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Chief Animal Services Officer Smith to resign

Wednesday, October 29, 2014 by Michael Kanin

The head of the City of Austin’s Animal Services is leaving to take a position in Kennebunk, Maine. Abigail Smith, who oversaw the majority of the city’s transition to no-kill status, will depart before the end of the year.

Smith, who is from New England, told the Monitor that her new job affords her the opportunity to be closer to family. As for the charged atmosphere that has sometimes permeated her work, Smith was circumspect. She said, “I always tried to act on behalf of the city in the community that I served.”

To a broader question about the challenges of her position, Smith embraced the difficulties of achieving no-kill. “Bringing the largest municipality in the country to no-kill and keeping it there was certainly challenging work,” she said.

After many years of debate, City Council signed off on the City of Austin’s No-Kill policy in 2010. The term refers to a 90 percent live-outcome standard for its animal shelter.

Subsequent discussion of the policy became heated as advocates pressed on Smith, who arrived in 2011, to carry out that mandate. Some of that pressure took the form of opposition to a partnership with Houston’s animal shelter.

Conflict also came as Austin Pets Alive sought and received permission to operate the city’s former Town Lake Animal Shelter. Tuesday, however, Smith called APA a “tremendous partner” in the effort to make Austin a no-kill city.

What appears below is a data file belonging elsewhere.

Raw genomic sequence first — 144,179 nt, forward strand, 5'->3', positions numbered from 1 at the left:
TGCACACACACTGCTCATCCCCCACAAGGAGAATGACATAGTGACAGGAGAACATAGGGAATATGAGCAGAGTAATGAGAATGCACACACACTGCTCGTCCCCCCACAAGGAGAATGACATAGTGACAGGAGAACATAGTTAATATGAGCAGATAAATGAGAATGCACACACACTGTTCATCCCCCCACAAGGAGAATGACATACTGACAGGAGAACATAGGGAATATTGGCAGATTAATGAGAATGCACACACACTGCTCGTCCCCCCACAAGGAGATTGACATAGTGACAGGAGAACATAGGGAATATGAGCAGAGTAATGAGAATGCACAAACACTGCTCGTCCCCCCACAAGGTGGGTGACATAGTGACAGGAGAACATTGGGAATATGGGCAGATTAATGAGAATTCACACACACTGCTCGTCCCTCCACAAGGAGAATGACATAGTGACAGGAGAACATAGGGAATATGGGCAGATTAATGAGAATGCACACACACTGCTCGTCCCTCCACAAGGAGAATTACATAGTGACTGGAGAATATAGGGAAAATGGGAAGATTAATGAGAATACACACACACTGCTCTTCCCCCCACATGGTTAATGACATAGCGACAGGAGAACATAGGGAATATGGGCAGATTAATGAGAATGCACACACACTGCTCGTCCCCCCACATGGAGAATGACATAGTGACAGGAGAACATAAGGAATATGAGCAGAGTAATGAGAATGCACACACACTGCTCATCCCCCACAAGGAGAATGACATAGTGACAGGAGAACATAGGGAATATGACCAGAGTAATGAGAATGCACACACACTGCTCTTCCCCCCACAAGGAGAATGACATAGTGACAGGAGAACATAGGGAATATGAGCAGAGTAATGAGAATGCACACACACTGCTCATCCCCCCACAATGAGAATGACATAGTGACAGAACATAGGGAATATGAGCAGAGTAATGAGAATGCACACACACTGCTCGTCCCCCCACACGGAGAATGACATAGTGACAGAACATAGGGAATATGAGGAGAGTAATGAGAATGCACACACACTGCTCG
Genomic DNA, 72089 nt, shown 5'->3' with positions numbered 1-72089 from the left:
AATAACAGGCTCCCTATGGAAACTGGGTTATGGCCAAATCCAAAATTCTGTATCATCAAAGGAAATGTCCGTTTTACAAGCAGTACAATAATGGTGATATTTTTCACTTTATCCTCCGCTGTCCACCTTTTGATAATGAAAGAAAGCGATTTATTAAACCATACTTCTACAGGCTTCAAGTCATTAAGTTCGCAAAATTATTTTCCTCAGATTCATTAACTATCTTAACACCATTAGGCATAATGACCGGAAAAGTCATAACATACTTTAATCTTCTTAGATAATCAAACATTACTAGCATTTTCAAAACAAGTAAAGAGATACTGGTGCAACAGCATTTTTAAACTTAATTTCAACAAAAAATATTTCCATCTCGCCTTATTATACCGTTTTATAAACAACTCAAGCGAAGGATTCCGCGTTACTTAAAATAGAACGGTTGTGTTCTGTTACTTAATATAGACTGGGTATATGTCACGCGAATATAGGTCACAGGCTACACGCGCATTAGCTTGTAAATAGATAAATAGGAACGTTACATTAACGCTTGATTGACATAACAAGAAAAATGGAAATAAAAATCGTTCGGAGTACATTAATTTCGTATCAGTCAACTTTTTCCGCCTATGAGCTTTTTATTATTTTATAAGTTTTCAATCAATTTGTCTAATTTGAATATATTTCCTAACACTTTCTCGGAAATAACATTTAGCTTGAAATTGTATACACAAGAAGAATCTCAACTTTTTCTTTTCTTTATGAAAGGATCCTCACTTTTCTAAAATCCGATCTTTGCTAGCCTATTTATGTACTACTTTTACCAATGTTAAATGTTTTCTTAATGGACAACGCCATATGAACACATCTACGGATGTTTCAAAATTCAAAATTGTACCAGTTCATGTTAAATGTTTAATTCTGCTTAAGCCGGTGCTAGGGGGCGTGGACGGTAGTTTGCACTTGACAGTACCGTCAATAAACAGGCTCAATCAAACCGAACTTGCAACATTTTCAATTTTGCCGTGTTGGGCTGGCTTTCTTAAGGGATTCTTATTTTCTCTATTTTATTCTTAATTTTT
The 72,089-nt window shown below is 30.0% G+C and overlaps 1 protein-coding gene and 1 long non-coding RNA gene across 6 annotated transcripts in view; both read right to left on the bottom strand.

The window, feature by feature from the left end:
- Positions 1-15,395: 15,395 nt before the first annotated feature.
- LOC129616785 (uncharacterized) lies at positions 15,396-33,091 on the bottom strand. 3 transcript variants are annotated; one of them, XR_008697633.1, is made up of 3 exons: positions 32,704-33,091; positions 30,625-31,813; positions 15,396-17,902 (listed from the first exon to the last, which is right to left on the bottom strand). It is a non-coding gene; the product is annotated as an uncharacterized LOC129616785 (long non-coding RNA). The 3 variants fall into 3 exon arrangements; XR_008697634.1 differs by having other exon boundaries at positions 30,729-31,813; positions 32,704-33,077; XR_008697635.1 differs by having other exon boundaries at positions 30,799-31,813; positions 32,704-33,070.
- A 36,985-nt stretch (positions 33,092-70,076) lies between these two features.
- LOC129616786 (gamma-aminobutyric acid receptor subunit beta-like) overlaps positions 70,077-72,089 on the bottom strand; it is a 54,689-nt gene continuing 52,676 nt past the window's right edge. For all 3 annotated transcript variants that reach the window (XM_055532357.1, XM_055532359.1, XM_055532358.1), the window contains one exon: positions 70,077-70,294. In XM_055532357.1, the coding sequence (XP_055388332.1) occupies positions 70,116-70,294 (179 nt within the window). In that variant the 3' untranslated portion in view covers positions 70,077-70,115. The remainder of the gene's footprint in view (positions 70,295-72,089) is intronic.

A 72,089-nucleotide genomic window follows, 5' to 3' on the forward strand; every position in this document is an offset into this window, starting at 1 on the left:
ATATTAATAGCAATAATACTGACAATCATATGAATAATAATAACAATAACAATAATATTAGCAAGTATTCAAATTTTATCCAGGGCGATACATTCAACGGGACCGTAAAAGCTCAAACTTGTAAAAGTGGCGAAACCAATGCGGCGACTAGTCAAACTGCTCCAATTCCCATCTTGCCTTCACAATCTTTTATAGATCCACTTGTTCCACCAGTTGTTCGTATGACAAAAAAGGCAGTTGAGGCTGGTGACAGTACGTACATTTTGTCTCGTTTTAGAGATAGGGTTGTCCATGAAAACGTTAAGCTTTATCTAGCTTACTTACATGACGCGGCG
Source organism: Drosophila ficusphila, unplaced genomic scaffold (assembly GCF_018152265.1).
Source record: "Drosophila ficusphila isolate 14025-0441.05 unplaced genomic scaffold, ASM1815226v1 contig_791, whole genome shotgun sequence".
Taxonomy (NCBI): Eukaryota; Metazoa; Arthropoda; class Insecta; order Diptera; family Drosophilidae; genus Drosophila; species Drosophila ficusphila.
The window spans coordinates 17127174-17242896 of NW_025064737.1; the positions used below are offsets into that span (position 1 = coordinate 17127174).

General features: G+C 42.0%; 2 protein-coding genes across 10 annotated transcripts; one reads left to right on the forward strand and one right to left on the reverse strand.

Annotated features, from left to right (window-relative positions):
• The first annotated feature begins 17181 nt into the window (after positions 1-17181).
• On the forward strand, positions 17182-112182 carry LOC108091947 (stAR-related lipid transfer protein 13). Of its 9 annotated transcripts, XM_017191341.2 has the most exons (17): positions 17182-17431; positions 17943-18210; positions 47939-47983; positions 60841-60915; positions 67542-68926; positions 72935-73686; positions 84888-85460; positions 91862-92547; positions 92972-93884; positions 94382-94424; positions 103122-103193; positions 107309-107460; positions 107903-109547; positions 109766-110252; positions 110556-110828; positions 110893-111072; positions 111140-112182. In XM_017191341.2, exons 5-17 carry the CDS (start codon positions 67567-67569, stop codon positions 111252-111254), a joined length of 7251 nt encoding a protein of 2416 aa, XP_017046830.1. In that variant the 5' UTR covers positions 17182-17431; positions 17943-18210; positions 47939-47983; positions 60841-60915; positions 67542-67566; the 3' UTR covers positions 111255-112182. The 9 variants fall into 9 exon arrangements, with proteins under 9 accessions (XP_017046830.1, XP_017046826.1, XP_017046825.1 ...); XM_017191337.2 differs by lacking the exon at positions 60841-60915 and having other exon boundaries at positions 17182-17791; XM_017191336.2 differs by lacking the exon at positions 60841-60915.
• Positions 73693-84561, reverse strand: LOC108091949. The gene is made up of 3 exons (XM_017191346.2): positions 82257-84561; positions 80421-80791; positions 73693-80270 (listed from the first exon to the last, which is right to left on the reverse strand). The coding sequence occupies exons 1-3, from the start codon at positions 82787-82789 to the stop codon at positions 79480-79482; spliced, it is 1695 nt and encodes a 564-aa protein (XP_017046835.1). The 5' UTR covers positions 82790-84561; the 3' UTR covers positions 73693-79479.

Council Member Mike Martinez, a supporter of both APA and the no-kill policy, said that Smith’s departure was “a very big surprise.” He told the Monitor on Tuesday that Smith has “been great for us,” adding that she has done “a tremendous amount of incredible work” and that he couldn’t fault Smith for wanting to be close to home.

Austin Animal Advisory Commission Chair David Lundstedt told the Monitor that losing Smith “is obviously a tremendous loss for the city.” Lundstedt noted her work on no-kill and her ability to keep the shelter’s results above the key 90 percent line.

Looking forward, Lundstedt said he would be watching for a replacement who would share “the no-kill philosophy we set out here in Austin.” When asked if the charged environment might dissuade any candidates, he said he did not believe that it would.

“Austin is a great place,” Lundstedt said. “We’ve got a great thing going here.”

Lundstedt said he would look to call a special meeting of the Animal Advisory Commission — not previously scheduled to meet next month — for Nov. 12.

Martinez commented that it “matters who is in the mayor’s seat” regarding who will be selected for the next chief animal services officer job. Martinez, of course, is running for that seat.

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